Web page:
VANDENBERG SPACE FORCE BASE, Calif. (NASA PR) — NASA’s Double Asteroid Redirection Test (DART), the world’s first full-scale mission to test technology for defending Earth against potential asteroid or comet hazards, launched Wednesday at 1:21 a.m. EST on a SpaceX Falcon 9 rocket from Space Launch Complex 4 East at Vandenberg Space Force Base in California.
Just one part of NASA’s larger planetary defense strategy, DART – built and managed by the Johns Hopkins Applied Physics Laboratory (APL) in Laurel, Maryland – will impact a known asteroid that is not a threat to Earth. Its goal is to slightly change the asteroid’s motion in a way that can be accurately measured using ground-based telescopes.
HOUSTON (NASA PR) — NASA has selected Deutsches Zentrum fur Luft-und Raumfahrt (DLR) of Cologne, Germany, to provide use of its facility to support long-duration bed rest research.
The $49.9 million Bedrest Studies Contract will support a series of bed rest studies at the company’s facility in Cologne, Germany. Services also may be required at other NASA centers, contractor or subcontractor locations, or vendor facilities.
The contract provides support services for the Human Health and Performance Directorate and Human Research Program (HRP) at NASA’s Johnson Space Center in Houston. However, NASA does not anticipate any need to call for study volunteers in the U.S.
The HRP-sponsored studies will use strict head-down tilt bed rest as an analog for some of the physiological adaptations experienced by astronauts during spaceflight. The research aims to better understand and evaluate countermeasures for the risks associated with long-duration spaceflight missions including the International Space Station, Artemis and Gateway programs.
“Major research themes for this year are how crews perform when operating autonomously from Mission Control as well as other Earth-based support and the effectiveness of different advanced systems for supporting these types of autonomous operations,” said Brandon Vessey, the element scientist for research operations and integration within HRP. “Results from these studies will help to inform how NASA plans for future exploration missions when astronaut crews will need to operate more independently from Earth than they do in current International Space Station missions in low-Earth orbit.”
The indefinite-delivery/indefinite-quantity contract with firm, fixed-price task orders, begins Nov. 23, 2021, and extends through Dec. 31, 2025, with no phase-in period.
Editor’s Note: DART is scheduled to launch from Vandenberg on Nov. 23 at 10:21 p.m. PST (Nov. 24 at 1:21 a.m. EST). NASA will stream the launch live on its website.
By Wayne Smith NASA Marshall Space Flight Center
It sounds like a plot for a movie but protecting Earth from a potential impact by a hazardous asteroid is the objective of an upcoming NASA mission.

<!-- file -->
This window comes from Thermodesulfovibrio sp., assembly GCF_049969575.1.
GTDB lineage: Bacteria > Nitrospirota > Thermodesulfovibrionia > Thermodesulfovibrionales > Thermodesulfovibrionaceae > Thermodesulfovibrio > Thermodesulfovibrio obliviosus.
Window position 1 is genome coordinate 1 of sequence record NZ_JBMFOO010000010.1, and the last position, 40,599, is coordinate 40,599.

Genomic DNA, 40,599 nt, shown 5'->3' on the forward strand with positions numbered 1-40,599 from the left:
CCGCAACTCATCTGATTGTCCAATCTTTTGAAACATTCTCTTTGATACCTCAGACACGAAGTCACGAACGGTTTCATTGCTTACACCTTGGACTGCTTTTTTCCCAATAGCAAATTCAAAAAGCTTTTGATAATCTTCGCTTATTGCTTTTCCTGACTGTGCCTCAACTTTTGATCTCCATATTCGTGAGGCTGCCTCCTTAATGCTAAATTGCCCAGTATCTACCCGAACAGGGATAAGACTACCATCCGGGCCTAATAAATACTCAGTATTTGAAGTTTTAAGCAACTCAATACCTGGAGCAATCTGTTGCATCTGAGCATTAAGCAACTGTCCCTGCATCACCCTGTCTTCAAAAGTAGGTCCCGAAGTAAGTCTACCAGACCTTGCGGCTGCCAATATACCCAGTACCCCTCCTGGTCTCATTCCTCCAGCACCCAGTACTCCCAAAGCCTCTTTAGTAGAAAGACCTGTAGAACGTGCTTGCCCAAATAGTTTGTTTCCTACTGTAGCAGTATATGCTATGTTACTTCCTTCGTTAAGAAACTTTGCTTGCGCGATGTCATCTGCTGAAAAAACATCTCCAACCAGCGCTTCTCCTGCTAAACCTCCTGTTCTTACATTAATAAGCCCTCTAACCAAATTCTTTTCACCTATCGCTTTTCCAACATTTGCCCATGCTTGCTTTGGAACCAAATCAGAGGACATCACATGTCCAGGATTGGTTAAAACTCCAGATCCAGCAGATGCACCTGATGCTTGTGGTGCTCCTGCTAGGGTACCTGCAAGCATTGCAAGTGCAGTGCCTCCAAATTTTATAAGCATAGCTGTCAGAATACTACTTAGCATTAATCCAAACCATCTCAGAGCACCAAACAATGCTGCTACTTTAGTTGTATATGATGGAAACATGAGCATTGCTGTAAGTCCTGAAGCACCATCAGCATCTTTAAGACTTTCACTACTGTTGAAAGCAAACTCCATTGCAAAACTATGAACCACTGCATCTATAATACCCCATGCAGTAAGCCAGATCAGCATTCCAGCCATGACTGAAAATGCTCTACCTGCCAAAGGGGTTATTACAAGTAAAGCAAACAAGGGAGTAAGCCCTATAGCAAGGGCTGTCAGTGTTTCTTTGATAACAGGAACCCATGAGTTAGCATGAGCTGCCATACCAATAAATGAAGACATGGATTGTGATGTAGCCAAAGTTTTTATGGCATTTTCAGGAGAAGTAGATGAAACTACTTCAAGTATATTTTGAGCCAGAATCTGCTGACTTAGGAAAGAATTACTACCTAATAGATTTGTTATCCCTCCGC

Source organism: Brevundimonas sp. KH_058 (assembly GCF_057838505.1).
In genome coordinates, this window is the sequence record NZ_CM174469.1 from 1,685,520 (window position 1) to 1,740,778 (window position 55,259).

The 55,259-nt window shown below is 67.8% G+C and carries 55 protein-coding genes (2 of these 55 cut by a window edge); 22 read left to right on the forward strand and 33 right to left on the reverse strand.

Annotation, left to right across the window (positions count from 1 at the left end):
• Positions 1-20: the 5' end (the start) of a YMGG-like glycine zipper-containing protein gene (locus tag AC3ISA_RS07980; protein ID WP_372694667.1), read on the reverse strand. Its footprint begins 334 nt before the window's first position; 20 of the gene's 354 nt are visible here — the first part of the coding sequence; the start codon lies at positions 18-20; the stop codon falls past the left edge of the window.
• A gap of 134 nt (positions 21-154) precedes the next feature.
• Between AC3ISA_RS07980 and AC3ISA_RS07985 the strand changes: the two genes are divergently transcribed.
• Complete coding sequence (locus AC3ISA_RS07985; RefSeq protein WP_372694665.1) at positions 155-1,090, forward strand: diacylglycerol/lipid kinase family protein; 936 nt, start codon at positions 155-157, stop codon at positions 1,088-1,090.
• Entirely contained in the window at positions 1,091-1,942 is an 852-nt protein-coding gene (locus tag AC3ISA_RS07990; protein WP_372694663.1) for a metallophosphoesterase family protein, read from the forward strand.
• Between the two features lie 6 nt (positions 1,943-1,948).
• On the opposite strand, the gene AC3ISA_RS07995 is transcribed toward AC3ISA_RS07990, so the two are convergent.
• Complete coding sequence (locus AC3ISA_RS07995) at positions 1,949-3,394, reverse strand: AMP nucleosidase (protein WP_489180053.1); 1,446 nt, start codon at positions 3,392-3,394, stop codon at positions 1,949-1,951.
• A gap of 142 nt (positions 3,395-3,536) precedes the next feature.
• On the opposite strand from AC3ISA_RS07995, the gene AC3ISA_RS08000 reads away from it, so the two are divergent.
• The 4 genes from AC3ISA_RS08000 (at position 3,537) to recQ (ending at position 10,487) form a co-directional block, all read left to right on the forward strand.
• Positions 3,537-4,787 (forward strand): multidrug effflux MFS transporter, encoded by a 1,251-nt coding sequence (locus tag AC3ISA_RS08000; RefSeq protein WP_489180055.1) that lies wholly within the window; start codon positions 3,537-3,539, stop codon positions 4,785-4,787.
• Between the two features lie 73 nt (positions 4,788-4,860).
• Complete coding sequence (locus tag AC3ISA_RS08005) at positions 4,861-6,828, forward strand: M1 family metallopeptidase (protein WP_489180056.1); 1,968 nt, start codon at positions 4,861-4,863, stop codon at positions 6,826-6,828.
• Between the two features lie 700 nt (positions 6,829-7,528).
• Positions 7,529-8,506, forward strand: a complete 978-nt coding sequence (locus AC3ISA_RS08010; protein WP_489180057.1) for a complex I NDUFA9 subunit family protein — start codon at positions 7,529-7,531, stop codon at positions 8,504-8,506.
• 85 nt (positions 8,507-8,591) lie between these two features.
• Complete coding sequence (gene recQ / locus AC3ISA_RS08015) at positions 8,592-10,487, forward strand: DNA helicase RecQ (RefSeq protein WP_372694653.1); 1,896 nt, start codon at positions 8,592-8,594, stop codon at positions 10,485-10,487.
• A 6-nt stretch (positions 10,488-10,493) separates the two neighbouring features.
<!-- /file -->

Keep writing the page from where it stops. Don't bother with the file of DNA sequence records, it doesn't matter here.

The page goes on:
The Double Asteroid Redirection Test (DART) mission is a planetary defense-driven test of technologies for mitigating such a threat. DART’s target asteroid is not a threat to Earth. The DART spacecraft launch window opens Nov. 24. It will launch aboard a SpaceX Falcon 9 rocket from Vandenberg Air Force Base in California.
HOUSTON (NASA PR) — NASA has awarded Intuitive Machines of Houston a contract to deliver research, including science investigations and a technology demonstration, to the Moon in 2024. The commercial delivery is part of NASA’s Commercial Lunar Payload Services (CLPS) initiative and the Artemis program.
VANDENBERG SPACE FORCE BASE, Calif. (NASA PR) — NASA will provide coverage of the upcoming prelaunch and launch activities for the agency’s first planetary defense test mission, the Double Asteroid Redirection Test (DART). The mission will help determine if intentionally crashing a spacecraft into an asteroid is an effective way to change its course. DART’s target asteroid is not a threat to Earth.
DART is scheduled to launch no earlier than 1:20 a.m. EST Wednesday, Nov. 24 (10:20 p.m. PST Tuesday, Nov. 23) on a SpaceX Falcon 9 rocket from Vandenberg Space Force Base in California.
WASHINGTON (NASA PR) — On Monday Moscow Standard Time, the International Space Station (ISS) Flight Control team was notified of indications of a satellite breakup that may create sufficient debris to pose a conjunction threat to the station. NASA Administrator Bill Nelson released the following statement about the incident:
“Earlier today, due to the debris generated by the destructive Russian Anti-Satellite (ASAT) test, ISS astronauts and cosmonauts undertook emergency procedures for safety.
“Like Secretary Blinken, I’m outraged by this irresponsible and destabilizing action. With its long and storied history in human spaceflight, it is unthinkable that Russia would endanger not only the American and international partner astronauts on the ISS, but also their own cosmonauts. Their actions are reckless and dangerous, threatening as well the Chinese space station and the taikonauts on board.
HOUSTON (NASA PR) — Two NASA astronauts will venture outside the International Space Station on Tuesday, Nov. 30, for a spacewalk to replace a faulty antenna system. NASA officials will describe the upcoming spacewalk during a news conference on Wednesday, Nov. 17.